Is remote work and digital entrepreneurship a middle ground approach in the cross between being a career woman vs being a mom?
I was recently inspired by a story from a woman I’ve worked with in the life coaching space, and it got me thinking about this topic. Krista Kathleen is toddler-mom from Missouri, an author, and life coach running her business from home. As part of her work, she runs a YouTube channel, a website, a podcast, her own coaching certification course, and she offers 1:1 coaching sessions with clients.
I’ve been honored to be a part of Krista’s client membership program, including being privately coached by her as well.
A couple weeks back, Krista published a YouTube video sharing her experience on balancing a life coaching business and being a busy mom. With her permission, here is that video below.
The concept of working remotely from home and online entrepreneurship has exploded in recent years and continues to be a growing phenomenon due to the advancement of technology as well as the impact of the covid-19 pandemic. Companies worldwide are considering what tasks can be completed digitally, and more people are considering how to make money independently by selling their own products and services.
So how does the option to work from home fare for women who are busy moms?
Well, this can depend on several factors.
One thing I found interesting was that in a survey of more than 7,400 global workers, Catalyst found women caring for children are 32% less likely to say they will leave their jobs if they are able to work remotely, compared to women with the same childcare responsibilities but no access to remote work. This suggests the work-from-home option could be critical to keeping mothers in the workforce.
The role of a woman: who decides?
As women, we get conflicting messages depending on the source, when it comes to having a career and becoming parents. On one hand, we are cheered on by the voice of women’s empowerment saying “Go for it! You got this!” The contrarian message tells us there’s little likelihood the average woman can be good at both career and being a mom during the same time period in her life. Author Candance Owens is well known for publicly criticizing the “feminist narrative” that she feels places career above family. Owens is often occupied on various social media platforms encouraging women to prioritize being a good mom over having a career, saying “There is no other job more fulfilling.” Thankfully, women still have the right to make that individual assessment for themselves.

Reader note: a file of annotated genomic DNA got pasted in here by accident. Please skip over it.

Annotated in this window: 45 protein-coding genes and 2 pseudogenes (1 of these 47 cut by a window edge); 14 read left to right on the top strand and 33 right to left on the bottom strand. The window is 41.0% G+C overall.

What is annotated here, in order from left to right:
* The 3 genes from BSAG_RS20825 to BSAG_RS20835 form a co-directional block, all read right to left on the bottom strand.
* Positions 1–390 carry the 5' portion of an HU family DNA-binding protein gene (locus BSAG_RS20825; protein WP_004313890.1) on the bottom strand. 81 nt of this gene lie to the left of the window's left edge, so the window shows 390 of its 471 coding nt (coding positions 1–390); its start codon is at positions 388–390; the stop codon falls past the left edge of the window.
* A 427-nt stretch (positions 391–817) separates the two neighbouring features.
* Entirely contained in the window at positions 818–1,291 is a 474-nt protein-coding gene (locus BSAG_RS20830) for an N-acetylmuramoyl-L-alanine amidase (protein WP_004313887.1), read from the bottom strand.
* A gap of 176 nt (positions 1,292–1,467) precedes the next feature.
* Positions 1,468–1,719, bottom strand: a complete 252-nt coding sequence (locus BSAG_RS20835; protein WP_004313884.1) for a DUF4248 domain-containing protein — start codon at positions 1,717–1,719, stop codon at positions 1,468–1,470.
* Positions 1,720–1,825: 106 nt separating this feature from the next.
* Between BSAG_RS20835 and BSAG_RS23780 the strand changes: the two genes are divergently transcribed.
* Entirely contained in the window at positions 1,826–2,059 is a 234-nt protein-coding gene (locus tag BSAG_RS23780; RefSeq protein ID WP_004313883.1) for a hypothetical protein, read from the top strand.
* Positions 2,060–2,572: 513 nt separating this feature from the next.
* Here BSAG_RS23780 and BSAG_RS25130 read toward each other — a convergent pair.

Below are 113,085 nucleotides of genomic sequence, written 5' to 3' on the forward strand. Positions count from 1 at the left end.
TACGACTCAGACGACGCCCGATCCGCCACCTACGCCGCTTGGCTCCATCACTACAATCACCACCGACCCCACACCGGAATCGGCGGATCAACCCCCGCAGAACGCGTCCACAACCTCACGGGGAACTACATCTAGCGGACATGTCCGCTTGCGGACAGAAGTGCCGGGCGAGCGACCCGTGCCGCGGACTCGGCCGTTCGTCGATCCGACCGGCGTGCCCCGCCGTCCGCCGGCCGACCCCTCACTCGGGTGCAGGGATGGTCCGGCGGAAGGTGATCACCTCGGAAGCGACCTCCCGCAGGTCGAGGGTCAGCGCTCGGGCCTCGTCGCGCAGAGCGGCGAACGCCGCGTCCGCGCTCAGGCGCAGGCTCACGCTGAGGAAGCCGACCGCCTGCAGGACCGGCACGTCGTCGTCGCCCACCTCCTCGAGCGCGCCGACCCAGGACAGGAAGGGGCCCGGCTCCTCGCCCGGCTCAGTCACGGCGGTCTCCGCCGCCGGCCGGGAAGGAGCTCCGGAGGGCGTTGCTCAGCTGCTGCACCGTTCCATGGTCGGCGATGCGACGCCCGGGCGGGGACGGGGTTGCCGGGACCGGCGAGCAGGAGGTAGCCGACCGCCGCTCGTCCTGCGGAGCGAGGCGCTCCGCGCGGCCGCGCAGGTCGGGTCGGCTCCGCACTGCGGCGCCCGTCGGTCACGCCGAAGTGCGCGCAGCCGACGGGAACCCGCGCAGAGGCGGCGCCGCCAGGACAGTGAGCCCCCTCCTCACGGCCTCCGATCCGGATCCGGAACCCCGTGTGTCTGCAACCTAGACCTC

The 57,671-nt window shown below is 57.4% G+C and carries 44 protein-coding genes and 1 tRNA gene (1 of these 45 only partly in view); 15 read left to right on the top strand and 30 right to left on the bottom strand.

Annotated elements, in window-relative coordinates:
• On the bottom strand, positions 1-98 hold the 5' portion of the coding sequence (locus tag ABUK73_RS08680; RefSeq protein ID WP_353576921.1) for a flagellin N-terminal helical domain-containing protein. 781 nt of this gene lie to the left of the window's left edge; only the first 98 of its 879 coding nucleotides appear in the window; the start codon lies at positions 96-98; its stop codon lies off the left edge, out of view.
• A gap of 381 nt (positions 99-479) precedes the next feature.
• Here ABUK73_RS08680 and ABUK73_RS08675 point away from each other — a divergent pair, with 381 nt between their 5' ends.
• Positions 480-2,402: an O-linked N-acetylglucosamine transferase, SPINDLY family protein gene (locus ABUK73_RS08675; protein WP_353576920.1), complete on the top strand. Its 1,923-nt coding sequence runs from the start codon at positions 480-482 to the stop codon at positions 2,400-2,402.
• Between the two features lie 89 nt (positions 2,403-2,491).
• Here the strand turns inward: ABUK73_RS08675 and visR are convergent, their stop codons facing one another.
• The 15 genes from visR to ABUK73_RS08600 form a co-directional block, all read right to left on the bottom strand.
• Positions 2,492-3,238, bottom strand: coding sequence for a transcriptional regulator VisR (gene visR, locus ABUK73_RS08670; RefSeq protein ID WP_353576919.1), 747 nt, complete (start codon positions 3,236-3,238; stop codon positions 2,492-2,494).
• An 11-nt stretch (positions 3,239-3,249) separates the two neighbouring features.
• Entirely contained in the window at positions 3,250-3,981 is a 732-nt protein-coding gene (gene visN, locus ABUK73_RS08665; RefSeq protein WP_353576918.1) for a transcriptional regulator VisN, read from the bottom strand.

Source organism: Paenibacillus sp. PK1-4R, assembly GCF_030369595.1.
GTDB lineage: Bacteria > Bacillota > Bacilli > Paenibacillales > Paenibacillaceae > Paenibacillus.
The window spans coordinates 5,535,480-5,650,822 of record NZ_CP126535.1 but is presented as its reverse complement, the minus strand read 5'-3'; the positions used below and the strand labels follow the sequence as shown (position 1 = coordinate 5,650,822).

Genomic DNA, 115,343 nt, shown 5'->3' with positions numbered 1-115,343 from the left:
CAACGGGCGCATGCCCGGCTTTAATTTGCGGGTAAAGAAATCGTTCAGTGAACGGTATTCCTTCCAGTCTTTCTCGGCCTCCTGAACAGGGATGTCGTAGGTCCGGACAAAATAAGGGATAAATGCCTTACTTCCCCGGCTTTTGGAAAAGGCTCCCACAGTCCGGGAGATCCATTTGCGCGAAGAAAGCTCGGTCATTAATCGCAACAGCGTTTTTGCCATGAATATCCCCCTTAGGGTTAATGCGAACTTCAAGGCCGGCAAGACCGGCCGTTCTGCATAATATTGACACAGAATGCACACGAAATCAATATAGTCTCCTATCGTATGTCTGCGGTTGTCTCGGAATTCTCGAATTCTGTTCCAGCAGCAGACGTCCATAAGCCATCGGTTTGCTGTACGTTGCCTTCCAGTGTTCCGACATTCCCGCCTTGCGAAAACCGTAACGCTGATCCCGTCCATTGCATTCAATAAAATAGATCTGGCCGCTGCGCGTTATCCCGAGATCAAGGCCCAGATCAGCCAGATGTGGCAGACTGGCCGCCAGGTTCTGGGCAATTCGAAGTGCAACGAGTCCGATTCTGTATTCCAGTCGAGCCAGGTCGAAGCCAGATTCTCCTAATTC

In the video, Krista is transparent about her initial fears for becoming a mom while trying to run a full time life coaching business from home. She didn’t want to give up on her dreams of being a life coach, nor did she want to lose herself in the role of motherhood. She didn’t want to feel as though she had to choose one or the other, so she decided to prove to herself that she could have both, becoming an amazing mom and a successful life coach.
I admire how honest Krista is in discussing the pros and cons of being a busy mom while running your own business online. I also appreciate how she mentions utilizing time her husband spends with their son to work on her business, and that it’s okay to get outside help for child care sometimes too.
I also found it uplifting to hear Krista’s stance on how she feels becoming a mom has made her a better and more successful coach who can better organize and manager her time, have more empathy for other moms, and how it all provides her with the opportunity to be a positive role model for her son.
Naturally, balancing remote work and motherhood isn’t going to be the best option for everyone. But it is a viable option now more than ever, and it’s one that we can trust in women to make the best decision for themselves and their family.
Would you consider working remotely or starting your own business from home in order to establish a better work/life balance? Or would you feel compelled to choose one or the other? Leave your thoughts in the comments and share this post with someone you know struggling with this, because I’d love to know their thoughts too.
In the meantime, go check out Krista Kathleen’s YouTube Channel. She discusses all things life coaching and business. She gives tons of valuable information on her channel and she has availability for private coaching if that’s something you’re interested in as well.
Until next time,
My question has always been, how much more time does working from home really free up? I think we need to be cautious about not oversimplifying the idea and just assume women can do it all.
Working from home eliminates commute time and unproductive time spent at the office, including lunch hours and other breaks. There is evidence that shows productivity goes up with remote work. https://www.cnbc.com/2019/10/31/cebr-study-finds-remote-workers-get-105-hours-more-leisure-time-a-year.html
Thank you for that info.
Yeah, definitely. It doesn’t stand as an excuse to push more work on to working moms, only to allow them to take more control over the structure of their schedule.
Fantastic article. I envy those who have it in them to balance work and being a parent. From what I’ve come to understand it’s no easy undertaking.
Thank you and yes I agree